Students protest gun violence by walking out of class.

Students protest gun violence by walking out of class.
Students protest gun violence by walking out of class.

“Just because they’re students, they don’t have to be quiet about it.”
Pupils at schools throughout the country held walkouts to protest gun violence days after at least 19 elementary school students and two teachers were killed in a mass shooting at an elementary school in Uvalde, Texas.

Students at Oxford High School in Oxford, Michigan, held a walkout on Thursday at 12 p.m., following a school shooting in November. The shooting resulted in the deaths of four students.
In solidarity of the national gun safety campaign, students from Saugus High School in Santa Clarita, California, also walked out of class. In November of this year, two pupils were slain in a shooting at the school.

Students in Port Washington, New York, and Falls Church, Virginia, also organized walkouts.

At least 600 students walked out of Paul D. Schreiber Senior High School in Port Washington this afternoon, according to student organizers.

Following the 2018 Parkland High School massacre, Emma Janoff, an 11th grader at Schreiber and a member of ‘Students Demand Action,’ a nationwide anti-gun violence movement, says she became involved in gun control legislation and school safety.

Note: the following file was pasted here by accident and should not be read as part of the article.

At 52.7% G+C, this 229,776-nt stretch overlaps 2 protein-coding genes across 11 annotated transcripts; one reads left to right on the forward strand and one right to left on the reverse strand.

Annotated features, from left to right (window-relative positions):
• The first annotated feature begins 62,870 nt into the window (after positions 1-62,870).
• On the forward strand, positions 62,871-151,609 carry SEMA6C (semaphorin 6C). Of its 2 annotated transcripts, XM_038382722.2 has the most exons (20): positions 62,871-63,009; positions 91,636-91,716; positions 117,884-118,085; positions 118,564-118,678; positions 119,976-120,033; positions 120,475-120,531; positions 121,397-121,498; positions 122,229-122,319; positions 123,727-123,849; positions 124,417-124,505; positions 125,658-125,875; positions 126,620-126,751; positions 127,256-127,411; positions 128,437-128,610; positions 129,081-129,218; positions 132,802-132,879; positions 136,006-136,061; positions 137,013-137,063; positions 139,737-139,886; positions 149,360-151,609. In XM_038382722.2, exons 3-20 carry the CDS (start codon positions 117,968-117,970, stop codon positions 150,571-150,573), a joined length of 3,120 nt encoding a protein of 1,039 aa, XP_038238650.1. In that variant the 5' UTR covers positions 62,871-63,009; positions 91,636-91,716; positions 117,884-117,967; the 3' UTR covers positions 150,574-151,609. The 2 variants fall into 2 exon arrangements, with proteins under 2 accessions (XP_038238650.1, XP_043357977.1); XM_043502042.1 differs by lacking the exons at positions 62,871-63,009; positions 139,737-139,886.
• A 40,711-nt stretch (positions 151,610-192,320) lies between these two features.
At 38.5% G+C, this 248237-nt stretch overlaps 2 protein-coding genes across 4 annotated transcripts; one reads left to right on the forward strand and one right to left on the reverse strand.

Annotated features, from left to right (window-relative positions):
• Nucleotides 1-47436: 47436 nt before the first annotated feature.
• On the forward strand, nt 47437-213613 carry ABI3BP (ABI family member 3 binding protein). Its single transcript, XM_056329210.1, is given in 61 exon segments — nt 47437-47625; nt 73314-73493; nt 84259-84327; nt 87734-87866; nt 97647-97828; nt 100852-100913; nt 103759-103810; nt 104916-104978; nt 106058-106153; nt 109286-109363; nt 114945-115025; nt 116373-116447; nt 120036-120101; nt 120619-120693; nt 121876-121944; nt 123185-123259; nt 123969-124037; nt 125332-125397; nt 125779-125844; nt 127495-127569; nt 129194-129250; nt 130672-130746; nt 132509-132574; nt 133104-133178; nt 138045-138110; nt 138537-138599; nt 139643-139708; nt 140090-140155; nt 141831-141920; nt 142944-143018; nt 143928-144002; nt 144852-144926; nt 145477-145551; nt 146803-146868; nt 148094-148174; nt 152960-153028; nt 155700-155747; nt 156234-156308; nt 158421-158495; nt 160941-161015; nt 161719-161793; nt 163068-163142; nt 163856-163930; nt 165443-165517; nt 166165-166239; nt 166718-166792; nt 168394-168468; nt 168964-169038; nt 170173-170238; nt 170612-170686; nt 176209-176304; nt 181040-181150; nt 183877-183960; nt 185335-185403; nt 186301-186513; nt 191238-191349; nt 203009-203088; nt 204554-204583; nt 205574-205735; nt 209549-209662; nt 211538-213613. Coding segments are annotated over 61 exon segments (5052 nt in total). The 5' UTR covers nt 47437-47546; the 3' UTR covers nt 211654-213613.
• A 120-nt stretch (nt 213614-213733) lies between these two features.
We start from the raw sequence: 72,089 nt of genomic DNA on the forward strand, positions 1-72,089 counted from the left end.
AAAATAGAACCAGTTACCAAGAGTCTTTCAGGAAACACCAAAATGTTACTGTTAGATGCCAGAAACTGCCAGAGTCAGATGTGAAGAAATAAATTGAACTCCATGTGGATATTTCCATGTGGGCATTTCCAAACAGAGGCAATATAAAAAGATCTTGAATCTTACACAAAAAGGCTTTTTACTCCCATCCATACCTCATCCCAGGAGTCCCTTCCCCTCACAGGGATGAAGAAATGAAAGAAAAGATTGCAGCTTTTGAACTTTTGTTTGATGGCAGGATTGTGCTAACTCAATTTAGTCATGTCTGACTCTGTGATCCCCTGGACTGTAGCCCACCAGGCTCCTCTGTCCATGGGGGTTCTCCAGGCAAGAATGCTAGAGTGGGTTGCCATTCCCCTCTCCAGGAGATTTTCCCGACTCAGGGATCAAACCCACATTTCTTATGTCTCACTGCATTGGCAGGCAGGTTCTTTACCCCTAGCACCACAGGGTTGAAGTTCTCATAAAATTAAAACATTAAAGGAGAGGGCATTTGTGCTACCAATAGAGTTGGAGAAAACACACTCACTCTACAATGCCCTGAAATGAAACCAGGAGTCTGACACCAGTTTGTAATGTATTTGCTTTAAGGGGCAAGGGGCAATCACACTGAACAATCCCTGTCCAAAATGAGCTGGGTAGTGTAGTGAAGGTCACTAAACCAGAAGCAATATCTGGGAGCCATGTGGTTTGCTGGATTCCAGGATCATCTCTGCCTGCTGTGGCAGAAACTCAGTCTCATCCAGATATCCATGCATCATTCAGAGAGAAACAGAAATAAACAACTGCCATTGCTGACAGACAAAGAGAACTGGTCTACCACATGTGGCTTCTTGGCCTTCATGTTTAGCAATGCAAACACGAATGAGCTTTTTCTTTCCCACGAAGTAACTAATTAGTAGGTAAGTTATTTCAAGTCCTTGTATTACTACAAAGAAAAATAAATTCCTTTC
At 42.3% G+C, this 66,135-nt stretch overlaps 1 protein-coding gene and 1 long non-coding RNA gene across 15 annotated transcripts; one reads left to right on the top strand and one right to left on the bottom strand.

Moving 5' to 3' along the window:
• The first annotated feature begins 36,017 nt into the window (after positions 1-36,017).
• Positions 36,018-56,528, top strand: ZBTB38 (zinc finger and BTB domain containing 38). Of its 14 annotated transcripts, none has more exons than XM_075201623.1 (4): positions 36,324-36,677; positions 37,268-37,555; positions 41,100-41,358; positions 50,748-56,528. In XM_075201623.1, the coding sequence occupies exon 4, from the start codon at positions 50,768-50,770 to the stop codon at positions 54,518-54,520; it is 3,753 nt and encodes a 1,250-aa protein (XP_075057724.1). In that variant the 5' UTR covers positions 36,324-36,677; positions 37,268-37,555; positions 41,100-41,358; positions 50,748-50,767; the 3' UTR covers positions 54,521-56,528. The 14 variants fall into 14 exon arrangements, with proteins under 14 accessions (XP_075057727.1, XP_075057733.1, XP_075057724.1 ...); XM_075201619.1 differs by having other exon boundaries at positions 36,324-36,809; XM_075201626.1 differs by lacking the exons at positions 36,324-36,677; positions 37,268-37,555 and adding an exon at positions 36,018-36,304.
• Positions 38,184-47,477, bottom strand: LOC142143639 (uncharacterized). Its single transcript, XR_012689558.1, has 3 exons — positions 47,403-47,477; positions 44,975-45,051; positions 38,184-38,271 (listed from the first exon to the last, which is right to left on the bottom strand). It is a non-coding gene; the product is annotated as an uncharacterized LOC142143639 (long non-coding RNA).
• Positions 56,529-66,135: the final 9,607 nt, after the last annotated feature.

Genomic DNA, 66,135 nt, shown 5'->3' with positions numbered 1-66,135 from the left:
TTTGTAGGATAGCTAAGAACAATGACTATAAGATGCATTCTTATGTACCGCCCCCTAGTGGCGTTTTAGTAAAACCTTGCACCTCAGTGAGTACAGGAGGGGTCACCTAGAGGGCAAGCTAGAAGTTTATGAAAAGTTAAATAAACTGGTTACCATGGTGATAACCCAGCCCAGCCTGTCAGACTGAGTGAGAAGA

Students protest gun violence by walking out of class.
Oxford High School student return to school after they walked out of classes,

“You watch headlines every day about kids getting shot and adults your age dying, and it’s just very sad and terrible,” Janoff told ABC News. “I can’t picture that happening to me, yet it does since it occurs so frequently.”

The 17-year-old claims that her school’s administration backed the walkout, and she believes that the over 200 planned rallies throughout the country send a strong message that students are a “united front.”

Although a walkout may not always result in laws being changed, Janoff believes that these activities demonstrate that “students are still unified in this.”

Although most kids aren’t old enough to vote, she claims that they still want to see change and are prepared to go to great lengths to have their views heard in politics.

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